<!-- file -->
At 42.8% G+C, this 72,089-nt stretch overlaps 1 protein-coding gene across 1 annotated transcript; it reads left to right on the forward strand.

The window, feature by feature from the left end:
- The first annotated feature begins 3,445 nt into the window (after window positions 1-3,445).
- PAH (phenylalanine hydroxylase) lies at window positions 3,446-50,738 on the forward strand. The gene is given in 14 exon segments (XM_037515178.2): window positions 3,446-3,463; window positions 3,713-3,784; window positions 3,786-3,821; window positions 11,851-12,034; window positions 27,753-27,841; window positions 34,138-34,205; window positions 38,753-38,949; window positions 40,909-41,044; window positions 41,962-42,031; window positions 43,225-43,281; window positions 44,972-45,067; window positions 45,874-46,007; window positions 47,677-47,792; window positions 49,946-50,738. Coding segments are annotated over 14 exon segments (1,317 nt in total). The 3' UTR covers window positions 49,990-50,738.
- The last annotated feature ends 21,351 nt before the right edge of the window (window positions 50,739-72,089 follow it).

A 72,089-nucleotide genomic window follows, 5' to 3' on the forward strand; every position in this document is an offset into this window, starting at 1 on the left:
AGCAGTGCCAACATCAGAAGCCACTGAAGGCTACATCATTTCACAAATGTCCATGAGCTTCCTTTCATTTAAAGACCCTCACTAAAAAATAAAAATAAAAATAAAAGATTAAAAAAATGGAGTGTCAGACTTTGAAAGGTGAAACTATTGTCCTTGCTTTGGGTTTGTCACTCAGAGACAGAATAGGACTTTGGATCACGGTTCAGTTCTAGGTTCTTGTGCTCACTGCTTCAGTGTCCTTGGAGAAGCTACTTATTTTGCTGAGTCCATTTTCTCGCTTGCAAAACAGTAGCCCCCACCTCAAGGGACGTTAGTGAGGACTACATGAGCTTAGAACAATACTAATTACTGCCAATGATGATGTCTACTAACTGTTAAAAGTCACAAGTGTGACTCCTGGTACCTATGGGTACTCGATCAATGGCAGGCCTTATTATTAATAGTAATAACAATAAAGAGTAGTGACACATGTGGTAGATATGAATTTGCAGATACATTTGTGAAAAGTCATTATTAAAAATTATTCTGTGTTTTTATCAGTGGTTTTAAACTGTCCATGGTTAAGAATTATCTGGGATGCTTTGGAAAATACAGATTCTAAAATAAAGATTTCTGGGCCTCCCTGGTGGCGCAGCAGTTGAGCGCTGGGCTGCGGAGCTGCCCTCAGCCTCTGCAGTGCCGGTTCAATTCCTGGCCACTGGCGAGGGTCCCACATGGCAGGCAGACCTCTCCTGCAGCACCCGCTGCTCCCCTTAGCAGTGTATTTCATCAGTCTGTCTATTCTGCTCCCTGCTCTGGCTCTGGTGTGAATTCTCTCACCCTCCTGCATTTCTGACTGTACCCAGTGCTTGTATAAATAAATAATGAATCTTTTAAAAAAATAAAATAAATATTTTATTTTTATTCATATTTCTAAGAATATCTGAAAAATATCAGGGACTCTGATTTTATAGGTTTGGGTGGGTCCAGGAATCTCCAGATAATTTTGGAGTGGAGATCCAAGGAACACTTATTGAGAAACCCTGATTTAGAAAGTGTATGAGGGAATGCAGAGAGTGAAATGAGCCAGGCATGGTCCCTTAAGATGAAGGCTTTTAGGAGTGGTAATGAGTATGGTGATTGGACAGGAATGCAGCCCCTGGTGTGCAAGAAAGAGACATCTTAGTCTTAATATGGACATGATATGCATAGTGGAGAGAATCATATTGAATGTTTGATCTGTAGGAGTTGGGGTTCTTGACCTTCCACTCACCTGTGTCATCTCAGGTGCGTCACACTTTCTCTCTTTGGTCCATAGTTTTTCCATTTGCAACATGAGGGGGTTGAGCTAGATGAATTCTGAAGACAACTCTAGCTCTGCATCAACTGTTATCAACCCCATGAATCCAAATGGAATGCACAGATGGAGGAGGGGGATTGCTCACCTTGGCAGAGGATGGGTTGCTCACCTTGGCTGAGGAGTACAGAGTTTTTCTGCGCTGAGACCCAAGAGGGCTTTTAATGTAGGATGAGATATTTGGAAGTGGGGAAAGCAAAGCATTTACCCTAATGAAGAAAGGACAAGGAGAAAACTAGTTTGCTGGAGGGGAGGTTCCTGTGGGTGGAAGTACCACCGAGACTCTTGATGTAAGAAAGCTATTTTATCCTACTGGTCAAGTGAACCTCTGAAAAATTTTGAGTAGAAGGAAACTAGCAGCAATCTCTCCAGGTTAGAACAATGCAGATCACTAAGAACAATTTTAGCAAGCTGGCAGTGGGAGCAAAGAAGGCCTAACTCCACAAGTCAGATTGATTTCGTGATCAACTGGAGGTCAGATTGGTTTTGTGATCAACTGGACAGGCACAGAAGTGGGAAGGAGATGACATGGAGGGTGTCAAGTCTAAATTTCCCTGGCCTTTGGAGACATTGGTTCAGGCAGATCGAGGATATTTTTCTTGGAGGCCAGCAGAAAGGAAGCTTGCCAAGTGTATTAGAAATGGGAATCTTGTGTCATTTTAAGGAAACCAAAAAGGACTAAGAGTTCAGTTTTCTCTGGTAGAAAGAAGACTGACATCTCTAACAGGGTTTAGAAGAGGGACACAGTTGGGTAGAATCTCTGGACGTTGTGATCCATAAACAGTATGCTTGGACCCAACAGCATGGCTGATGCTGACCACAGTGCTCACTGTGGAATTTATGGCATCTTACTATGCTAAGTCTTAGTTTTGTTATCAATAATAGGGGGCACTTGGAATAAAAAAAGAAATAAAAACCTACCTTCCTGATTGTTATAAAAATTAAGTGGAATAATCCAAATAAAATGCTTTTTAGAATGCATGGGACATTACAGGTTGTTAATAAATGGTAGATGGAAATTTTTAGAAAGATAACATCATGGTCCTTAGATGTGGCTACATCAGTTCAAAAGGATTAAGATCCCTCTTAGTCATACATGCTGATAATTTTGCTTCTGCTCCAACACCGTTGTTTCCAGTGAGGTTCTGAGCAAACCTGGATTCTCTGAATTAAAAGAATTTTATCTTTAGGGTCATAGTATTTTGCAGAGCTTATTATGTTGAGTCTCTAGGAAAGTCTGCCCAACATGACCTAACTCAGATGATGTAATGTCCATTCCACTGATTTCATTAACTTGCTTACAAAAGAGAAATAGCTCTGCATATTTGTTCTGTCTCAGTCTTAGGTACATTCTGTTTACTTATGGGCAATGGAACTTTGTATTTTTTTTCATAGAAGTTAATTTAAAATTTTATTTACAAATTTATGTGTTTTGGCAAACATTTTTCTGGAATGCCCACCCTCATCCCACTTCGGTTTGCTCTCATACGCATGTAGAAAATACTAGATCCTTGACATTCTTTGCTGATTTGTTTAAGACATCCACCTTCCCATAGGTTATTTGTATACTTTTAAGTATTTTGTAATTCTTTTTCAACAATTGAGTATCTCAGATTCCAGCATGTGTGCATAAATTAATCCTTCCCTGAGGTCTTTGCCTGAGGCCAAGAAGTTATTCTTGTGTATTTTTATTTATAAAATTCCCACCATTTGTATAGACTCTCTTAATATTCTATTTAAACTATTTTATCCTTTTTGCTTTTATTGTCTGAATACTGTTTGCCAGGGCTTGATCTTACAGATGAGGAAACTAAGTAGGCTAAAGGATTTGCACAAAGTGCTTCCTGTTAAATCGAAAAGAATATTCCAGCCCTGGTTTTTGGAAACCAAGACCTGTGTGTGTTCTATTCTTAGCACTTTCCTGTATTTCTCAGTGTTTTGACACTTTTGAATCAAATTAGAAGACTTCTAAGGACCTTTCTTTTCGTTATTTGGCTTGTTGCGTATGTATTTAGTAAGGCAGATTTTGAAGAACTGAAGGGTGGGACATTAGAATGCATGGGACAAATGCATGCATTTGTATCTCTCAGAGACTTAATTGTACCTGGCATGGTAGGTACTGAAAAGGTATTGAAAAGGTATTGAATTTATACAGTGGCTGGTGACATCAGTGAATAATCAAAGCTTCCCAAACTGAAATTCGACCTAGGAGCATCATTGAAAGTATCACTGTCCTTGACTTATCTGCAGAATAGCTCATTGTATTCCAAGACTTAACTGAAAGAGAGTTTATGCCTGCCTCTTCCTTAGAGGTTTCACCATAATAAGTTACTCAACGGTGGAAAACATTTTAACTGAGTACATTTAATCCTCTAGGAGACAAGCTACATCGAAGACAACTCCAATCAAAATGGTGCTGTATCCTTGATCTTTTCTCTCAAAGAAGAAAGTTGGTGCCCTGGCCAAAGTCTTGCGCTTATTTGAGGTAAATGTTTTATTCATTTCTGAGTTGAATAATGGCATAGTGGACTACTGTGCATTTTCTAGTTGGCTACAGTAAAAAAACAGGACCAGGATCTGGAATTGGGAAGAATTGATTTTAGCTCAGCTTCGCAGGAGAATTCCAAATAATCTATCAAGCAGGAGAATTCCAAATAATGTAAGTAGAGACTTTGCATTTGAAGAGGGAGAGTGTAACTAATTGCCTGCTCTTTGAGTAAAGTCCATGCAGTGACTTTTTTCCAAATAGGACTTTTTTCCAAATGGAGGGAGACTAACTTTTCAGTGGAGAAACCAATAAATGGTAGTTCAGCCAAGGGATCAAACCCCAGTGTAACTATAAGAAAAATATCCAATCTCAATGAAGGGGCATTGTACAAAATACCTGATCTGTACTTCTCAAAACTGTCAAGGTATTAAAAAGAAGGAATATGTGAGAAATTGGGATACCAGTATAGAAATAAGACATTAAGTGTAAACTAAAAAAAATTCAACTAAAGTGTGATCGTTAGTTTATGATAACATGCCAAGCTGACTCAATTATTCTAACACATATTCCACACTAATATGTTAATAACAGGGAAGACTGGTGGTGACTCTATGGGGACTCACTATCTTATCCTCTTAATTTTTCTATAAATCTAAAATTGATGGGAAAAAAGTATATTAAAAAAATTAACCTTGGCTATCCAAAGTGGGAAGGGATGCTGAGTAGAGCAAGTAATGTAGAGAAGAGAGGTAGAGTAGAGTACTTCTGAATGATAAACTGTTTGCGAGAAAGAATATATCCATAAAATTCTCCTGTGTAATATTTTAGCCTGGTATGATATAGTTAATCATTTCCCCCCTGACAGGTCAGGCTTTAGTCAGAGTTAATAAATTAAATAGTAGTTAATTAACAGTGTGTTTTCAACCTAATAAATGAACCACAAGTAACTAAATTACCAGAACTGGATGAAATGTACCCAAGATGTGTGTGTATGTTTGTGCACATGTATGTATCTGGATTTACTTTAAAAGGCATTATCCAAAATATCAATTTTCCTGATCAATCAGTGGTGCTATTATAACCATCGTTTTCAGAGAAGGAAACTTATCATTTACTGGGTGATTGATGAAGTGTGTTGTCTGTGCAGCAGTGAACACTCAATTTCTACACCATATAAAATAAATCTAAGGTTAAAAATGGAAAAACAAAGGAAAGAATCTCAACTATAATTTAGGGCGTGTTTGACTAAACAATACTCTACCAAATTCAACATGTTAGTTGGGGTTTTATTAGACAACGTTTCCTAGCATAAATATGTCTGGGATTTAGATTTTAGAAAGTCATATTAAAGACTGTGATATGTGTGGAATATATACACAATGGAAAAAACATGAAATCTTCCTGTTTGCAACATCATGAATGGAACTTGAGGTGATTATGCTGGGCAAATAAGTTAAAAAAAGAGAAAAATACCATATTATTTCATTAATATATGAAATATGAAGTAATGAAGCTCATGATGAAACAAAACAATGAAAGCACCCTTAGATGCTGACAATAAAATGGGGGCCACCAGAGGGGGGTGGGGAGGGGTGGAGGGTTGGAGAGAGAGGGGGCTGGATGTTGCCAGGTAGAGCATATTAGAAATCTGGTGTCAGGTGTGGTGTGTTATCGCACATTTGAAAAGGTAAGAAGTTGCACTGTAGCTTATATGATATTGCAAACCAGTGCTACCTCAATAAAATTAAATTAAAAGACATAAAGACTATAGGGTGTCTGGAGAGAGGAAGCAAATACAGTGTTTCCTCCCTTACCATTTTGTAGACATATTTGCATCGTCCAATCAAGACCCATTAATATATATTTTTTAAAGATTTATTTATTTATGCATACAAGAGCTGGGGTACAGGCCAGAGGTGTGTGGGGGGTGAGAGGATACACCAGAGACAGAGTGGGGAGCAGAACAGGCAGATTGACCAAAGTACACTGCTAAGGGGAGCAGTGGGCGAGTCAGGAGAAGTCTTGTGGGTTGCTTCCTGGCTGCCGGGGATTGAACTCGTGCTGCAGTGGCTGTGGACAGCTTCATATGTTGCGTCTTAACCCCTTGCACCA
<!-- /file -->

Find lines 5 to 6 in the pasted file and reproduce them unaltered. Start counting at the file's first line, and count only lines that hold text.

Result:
- The last annotated feature ends 21,351 nt before the right edge of the window (window positions 50,739-72,089 follow it).

A 72,089-nucleotide genomic window follows, 5' to 3' on the forward strand; every position in this document is an offset into this window, starting at 1 on the left: